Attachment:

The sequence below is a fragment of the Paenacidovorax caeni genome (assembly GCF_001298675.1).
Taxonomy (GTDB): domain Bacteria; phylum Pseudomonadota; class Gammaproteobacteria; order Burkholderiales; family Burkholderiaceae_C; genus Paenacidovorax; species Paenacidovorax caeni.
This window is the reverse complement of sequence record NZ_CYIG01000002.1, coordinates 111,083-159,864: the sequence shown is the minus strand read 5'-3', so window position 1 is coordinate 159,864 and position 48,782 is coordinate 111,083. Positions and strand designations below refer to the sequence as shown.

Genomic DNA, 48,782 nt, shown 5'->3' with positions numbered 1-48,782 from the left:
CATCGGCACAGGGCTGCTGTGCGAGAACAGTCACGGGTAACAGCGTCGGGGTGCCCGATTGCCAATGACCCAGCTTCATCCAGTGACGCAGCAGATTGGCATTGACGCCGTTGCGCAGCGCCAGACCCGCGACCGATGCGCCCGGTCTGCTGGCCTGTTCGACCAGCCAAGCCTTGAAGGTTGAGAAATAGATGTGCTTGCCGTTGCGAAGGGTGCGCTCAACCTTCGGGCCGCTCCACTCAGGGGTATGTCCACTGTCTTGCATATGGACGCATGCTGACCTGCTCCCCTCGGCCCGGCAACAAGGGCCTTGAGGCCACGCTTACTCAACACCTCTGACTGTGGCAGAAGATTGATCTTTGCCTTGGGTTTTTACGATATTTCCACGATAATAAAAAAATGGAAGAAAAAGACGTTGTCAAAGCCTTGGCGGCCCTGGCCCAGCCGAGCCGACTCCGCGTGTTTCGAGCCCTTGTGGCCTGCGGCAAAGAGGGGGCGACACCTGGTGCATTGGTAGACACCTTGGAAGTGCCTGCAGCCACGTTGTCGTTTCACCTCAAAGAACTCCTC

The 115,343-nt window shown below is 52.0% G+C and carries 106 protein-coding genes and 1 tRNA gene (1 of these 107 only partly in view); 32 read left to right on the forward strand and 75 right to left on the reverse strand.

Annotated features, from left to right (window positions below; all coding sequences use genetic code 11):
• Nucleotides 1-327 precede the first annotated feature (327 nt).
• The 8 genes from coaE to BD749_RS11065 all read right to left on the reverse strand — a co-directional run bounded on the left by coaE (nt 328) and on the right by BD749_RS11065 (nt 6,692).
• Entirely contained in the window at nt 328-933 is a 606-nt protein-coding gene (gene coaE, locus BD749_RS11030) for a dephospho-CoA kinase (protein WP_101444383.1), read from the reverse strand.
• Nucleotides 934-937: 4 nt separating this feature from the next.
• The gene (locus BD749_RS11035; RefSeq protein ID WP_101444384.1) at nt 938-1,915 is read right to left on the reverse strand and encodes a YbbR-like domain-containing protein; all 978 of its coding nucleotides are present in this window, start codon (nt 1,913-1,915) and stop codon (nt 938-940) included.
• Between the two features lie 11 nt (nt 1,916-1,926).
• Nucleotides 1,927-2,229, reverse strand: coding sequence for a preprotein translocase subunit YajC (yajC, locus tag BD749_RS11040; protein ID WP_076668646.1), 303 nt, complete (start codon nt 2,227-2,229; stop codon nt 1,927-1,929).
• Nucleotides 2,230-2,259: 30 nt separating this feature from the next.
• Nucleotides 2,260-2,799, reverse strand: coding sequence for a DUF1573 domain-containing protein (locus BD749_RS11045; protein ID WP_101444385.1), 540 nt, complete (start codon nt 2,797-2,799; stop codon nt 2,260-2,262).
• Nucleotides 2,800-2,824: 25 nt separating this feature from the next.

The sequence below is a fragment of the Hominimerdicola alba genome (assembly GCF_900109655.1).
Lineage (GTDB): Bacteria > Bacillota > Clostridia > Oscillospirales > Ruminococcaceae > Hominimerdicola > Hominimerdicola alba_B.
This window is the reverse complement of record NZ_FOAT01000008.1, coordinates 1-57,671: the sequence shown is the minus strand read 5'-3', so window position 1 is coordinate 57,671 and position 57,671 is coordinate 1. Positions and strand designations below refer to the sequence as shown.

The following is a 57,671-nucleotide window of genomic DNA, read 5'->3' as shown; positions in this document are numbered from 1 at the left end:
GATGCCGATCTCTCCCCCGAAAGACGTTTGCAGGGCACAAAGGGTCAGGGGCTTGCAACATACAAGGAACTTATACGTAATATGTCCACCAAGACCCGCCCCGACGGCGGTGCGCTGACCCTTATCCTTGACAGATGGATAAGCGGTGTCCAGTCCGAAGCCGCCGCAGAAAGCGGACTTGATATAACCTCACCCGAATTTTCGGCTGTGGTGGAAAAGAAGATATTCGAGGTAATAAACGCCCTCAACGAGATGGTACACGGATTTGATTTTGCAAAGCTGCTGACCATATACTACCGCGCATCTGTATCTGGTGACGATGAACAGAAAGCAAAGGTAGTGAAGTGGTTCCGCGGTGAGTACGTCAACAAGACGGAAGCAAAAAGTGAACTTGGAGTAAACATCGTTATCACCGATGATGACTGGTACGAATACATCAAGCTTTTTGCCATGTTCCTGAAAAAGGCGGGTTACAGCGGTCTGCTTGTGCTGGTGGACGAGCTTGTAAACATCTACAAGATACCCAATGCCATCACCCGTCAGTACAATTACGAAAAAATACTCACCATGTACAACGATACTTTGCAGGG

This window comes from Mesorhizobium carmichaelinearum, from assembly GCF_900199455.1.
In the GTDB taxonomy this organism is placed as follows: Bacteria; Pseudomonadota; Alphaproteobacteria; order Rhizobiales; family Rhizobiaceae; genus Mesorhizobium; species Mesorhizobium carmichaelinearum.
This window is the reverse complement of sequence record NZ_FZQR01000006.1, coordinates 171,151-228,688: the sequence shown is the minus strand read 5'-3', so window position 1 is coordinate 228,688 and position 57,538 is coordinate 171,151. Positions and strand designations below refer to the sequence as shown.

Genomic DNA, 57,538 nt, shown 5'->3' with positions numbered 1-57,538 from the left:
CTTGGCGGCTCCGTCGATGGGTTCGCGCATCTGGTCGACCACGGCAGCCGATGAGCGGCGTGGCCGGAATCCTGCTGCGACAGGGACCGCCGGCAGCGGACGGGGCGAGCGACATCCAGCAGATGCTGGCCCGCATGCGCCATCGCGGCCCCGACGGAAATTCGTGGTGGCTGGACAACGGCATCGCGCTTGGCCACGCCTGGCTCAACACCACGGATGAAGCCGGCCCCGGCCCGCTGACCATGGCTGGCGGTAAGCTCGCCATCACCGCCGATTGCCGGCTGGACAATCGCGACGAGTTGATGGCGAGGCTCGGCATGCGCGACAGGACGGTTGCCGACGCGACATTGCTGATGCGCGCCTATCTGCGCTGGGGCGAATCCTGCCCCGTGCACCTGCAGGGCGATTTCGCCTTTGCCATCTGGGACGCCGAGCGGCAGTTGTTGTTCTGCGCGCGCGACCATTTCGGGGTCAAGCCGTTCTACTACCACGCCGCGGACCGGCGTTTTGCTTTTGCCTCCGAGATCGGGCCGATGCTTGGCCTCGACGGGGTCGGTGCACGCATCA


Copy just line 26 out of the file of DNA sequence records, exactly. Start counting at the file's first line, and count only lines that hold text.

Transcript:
Genomic DNA, 57,538 nt, shown 5'->3' with positions numbered 1-57,538 from the left: